Editorial: We need to tighten up regulations on deadly ‘ghost guns’

"Ghost guns" on display on boxes on a table.
“Ghost guns” on display in 2019 at the headquarters of the San Francisco Police Department in San Francisco.
(Haven Daley / Associated Press)

For several years now, some gun makers have been exploiting a loophole in federal regulations to evade a range of gun control measures by selling firearms in pieces to be assembled later by consumers, including people barred from owning a gun. It’s a preposterous situation, and the Biden administration should either address it through stronger regulations under existing congressional authority, or work with Congress on a legislative fix.

The issue centers on so-called ghost guns, which consist of untraceable parts that can be ordered online and then, with a little finishing work, assembled into a working firearm. The gun parts fall outside federal regulation because the Bureau of Alcohol, Tobacco, Firearms and Explosives held that while the core section of a gun — called a receiver or a frame — meets the legal definition of a firearm, an incomplete receiver or frame does not.

In what used to be the purview of gun hobbyists, manufacturers have surfaced that produce receivers and frames that are 80% complete, then sell them to people who finish the production by drilling holes and making other alterations that result in a completed part.

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That piece is then the central part of a homemade gun that does not carry a stamped serial number or other traceable identifiers, and is often passed on or sold to people who otherwise would have to clear a background check. It’s no surprise that such guns have found their way into the hands of people barred from buying firearms, including those with violent criminal records or mental illnesses or both. Law enforcement officials say ghost guns account for about a third of all firearms they confiscate in the Los Angeles area. In 2019, police officials nationwide confiscated about 10,000 ghost guns.

Last week Los Angeles City Atty. Mike Feuer announced a lawsuit against a leading ghost gun vendor, Polymer80, based near Carson City, Nev., which is also the subject of a federal investigation. In addition to selling the unfinished receivers, Polymer80 sold “Buy, Build, Shoot” kits that included all the components necessary to craft the finished weapon, including correctly sized drill bits. The ATF determined that the kits as a package constitute a firearm and raided Polymer80’s headquarters late last year. No charges have been filed, but a federal affidavit alleges that the firm sold the kits without conducting background checks, including to buyers who would not have been able to pass one.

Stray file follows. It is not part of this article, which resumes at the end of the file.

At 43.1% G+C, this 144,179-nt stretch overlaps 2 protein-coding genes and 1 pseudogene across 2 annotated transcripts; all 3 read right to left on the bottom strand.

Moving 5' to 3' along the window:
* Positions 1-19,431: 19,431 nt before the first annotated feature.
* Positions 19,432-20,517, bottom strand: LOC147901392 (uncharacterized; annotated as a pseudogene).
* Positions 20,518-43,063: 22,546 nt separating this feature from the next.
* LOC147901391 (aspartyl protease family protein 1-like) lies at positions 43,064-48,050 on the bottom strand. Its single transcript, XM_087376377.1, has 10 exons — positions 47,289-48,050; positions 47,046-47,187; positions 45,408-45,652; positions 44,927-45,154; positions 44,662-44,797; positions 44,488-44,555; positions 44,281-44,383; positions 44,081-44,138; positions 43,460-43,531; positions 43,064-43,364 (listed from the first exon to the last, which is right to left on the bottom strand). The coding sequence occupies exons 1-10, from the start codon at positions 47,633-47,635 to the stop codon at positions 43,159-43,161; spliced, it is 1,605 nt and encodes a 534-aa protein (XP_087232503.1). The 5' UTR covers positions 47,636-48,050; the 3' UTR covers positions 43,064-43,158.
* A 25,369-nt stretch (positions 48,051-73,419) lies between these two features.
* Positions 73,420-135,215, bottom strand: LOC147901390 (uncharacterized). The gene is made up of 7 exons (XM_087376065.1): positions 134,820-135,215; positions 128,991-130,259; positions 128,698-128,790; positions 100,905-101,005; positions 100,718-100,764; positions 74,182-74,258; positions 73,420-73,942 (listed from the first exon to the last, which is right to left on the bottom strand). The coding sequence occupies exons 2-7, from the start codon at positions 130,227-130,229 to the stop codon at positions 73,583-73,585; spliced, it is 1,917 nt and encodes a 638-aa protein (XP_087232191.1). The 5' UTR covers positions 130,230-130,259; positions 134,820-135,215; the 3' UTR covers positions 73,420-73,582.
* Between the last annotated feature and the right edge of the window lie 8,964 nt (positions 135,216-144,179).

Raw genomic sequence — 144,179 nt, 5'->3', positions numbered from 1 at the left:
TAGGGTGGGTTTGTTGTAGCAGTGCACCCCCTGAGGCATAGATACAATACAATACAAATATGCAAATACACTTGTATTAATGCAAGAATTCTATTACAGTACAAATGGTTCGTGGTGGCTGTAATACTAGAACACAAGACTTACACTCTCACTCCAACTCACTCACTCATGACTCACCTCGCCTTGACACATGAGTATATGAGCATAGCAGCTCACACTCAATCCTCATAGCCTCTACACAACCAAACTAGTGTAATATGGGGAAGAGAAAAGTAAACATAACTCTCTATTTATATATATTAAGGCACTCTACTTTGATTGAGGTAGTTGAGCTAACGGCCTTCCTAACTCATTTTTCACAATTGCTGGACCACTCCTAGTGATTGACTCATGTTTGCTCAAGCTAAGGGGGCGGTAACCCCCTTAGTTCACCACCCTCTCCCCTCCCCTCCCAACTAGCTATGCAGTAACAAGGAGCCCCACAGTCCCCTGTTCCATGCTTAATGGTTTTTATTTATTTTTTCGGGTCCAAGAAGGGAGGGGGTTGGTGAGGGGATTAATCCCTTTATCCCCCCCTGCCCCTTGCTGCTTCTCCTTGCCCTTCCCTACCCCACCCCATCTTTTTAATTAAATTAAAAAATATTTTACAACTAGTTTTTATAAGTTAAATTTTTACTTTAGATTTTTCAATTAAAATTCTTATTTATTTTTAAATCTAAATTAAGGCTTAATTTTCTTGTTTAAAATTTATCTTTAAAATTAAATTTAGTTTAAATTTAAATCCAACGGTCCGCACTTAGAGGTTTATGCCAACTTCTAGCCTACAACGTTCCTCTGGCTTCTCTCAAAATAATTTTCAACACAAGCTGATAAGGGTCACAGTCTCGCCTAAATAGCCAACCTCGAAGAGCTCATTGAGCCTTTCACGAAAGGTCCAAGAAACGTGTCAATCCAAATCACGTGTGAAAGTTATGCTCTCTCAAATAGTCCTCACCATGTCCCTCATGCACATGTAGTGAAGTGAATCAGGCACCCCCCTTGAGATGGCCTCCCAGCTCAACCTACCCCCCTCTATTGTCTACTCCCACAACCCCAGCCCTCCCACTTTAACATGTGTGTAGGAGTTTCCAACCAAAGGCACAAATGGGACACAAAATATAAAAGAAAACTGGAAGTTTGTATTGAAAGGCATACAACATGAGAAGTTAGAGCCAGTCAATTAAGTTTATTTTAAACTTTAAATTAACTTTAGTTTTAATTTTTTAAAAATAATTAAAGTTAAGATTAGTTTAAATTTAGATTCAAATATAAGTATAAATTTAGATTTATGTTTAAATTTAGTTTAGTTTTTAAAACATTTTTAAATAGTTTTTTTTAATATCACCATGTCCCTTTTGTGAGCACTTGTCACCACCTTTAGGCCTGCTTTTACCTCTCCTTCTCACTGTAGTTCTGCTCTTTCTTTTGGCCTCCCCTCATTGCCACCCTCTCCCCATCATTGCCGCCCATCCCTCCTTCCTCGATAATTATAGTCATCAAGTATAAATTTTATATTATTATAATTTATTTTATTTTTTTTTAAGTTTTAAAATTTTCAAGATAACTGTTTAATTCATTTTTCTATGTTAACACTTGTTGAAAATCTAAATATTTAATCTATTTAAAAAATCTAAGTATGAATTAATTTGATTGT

We hope Feuer is successful in his suit, which seeks an injunction against the firm. But the problem is much broader than one company and one local jurisdiction.

Although federal law says that receivers and frames that are “designed to or may readily be converted” into working guns must be regulated, the ATF has said in a series of advisory letters in recent years that the so-called 80% receivers by themselves do not clear that threshold for readiness. Gun control advocates, including Everytown for Gun Safety (which supports Feuer’s lawsuit), argue rightly that experience shows the parts can be, and readily are, finished into working firearms.

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The advocates have urged the ATF to reverse its position and treat unfinished receivers and frames the same as they do finished guns, which would require them to be stamped with a traceable serial number and, in most circumstances, require buyers to pass a background check. Several states and cities have joined the fight in separate civil suits accusing the ATF of violating federal law.


But it shouldn’t take lawsuits to force the government to embrace common sense and craft regulations that reflect Congress’ intent. Selling gun parts as a do-it-yourself kit is so close to selling the gun itself, the government should regulate the kits as firearms, including requiring serial numbers and background checks for customers.

Less likely to happen in these fractious political times is Congress addressing the issue as part of a package of reforms that would ban assault-style weapons, require universal background checks for every transfer of a firearm, close the “Charleston loophole” that allows a firearm sale to proceed if the FBI doesn’t finish a background check within three days, and take other common sense steps toward making society safer.

But it shouldn’t be that hard for the Biden administration’s ATF to review its regulatory position on receivers and frames, and close the ghost gun loophole.